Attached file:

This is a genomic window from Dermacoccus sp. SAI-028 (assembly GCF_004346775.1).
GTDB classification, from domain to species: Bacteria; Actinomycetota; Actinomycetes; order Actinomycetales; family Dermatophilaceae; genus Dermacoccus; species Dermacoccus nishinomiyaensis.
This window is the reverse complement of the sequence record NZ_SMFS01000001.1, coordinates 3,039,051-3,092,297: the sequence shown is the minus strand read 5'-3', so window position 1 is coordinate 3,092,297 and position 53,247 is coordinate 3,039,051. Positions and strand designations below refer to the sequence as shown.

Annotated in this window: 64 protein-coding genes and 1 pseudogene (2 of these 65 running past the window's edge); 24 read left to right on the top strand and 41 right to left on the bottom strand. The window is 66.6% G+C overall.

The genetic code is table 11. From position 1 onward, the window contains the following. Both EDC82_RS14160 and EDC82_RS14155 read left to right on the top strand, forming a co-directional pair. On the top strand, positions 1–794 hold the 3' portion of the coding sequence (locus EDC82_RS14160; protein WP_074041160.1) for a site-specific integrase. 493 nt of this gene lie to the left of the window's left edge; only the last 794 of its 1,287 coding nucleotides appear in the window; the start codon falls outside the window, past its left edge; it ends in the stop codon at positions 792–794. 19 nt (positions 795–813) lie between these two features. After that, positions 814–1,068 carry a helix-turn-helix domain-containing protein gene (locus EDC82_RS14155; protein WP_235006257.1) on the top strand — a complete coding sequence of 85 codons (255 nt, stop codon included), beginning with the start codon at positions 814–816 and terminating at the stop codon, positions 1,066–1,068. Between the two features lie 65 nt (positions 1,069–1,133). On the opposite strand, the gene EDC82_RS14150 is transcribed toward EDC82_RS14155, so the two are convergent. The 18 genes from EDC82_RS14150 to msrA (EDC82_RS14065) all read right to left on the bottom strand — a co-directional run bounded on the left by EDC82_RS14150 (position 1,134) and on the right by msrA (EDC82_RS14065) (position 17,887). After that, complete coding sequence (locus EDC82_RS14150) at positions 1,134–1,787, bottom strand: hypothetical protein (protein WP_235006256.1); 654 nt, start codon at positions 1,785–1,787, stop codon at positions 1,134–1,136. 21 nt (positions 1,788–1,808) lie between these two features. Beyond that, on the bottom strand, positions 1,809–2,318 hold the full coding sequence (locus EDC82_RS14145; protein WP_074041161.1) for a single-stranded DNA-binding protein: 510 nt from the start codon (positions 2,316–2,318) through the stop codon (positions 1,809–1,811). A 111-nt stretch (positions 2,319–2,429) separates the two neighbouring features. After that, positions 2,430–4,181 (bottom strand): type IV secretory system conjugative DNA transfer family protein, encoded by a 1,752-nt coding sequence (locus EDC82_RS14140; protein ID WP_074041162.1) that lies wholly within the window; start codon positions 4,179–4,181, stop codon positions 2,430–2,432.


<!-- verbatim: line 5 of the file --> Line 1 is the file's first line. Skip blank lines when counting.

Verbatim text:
The genetic code is table 11. From position 1 onward, the window contains the following. Both EDC82_RS14160 and EDC82_RS14155 read left to right on the top strand, forming a co-directional pair. On the top strand, positions 1–794 hold the 3' portion of the coding sequence (locus EDC82_RS14160; protein WP_074041160.1) for a site-specific integrase. 493 nt of this gene lie to the left of the window's left edge; only the last 794 of its 1,287 coding nucleotides appear in the window; the start codon falls outside the window, past its left edge; it ends in the stop codon at positions 792–794. 19 nt (positions 795–813) lie between these two features. After that, positions 814–1,068 carry a helix-turn-helix domain-containing protein gene (locus EDC82_RS14155; protein WP_235006257.1) on the top strand — a complete coding sequence of 85 codons (255 nt, stop codon included), beginning with the start codon at positions 814–816 and terminating at the stop codon, positions 1,066–1,068. Between the two features lie 65 nt (positions 1,069–1,133). On the opposite strand, the gene EDC82_RS14150 is transcribed toward EDC82_RS14155, so the two are convergent. The 18 genes from EDC82_RS14150 to msrA (EDC82_RS14065) all read right to left on the bottom strand — a co-directional run bounded on the left by EDC82_RS14150 (position 1,134) and on the right by msrA (EDC82_RS14065) (position 17,887). After that, complete coding sequence (locus EDC82_RS14150) at positions 1,134–1,787, bottom strand: hypothetical protein (protein WP_235006256.1); 654 nt, start codon at positions 1,785–1,787, stop codon at positions 1,134–1,136. 21 nt (positions 1,788–1,808) lie between these two features. Beyond that, on the bottom strand, positions 1,809–2,318 hold the full coding sequence (locus EDC82_RS14145; protein WP_074041161.1) for a single-stranded DNA-binding protein: 510 nt from the start codon (positions 2,316–2,318) through the stop codon (positions 1,809–1,811). A 111-nt stretch (positions 2,319–2,429) separates the two neighbouring features. After that, positions 2,430–4,181 (bottom strand): type IV secretory system conjugative DNA transfer family protein, encoded by a 1,752-nt coding sequence (locus EDC82_RS14140; protein ID WP_074041162.1) that lies wholly within the window; start codon positions 4,179–4,181, stop codon positions 2,430–2,432.